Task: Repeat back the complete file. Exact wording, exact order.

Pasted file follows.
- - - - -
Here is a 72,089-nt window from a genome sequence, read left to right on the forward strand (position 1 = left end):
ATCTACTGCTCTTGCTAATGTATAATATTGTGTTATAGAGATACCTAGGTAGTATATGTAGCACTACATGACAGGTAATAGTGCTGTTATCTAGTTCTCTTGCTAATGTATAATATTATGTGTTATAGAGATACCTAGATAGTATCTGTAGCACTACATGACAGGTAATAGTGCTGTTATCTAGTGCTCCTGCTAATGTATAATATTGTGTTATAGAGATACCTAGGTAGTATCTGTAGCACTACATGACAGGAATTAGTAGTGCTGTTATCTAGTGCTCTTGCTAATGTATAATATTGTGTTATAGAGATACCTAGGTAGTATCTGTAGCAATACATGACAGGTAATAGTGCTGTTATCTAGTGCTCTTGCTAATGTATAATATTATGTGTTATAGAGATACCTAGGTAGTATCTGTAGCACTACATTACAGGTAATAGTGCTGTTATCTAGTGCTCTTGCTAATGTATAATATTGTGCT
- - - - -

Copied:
Here is a 72,089-nt window from a genome sequence, read left to right on the forward strand (position 1 = left end):
ATCTACTGCTCTTGCTAATGTATAATATTGTGTTATAGAGATACCTAGGTAGTATATGTAGCACTACATGACAGGTAATAGTGCTGTTATCTAGTTCTCTTGCTAATGTATAATATTATGTGTTATAGAGATACCTAGATAGTATCTGTAGCACTACATGACAGGTAATAGTGCTGTTATCTAGTGCTCCTGCTAATGTATAATATTGTGTTATAGAGATACCTAGGTAGTATCTGTAGCACTACATGACAGGAATTAGTAGTGCTGTTATCTAGTGCTCTTGCTAATGTATAATATTGTGTTATAGAGATACCTAGGTAGTATCTGTAGCAATACATGACAGGTAATAGTGCTGTTATCTAGTGCTCTTGCTAATGTATAATATTATGTGTTATAGAGATACCTAGGTAGTATCTGTAGCACTACATTACAGGTAATAGTGCTGTTATCTAGTGCTCTTGCTAATGTATAATATTGTGCT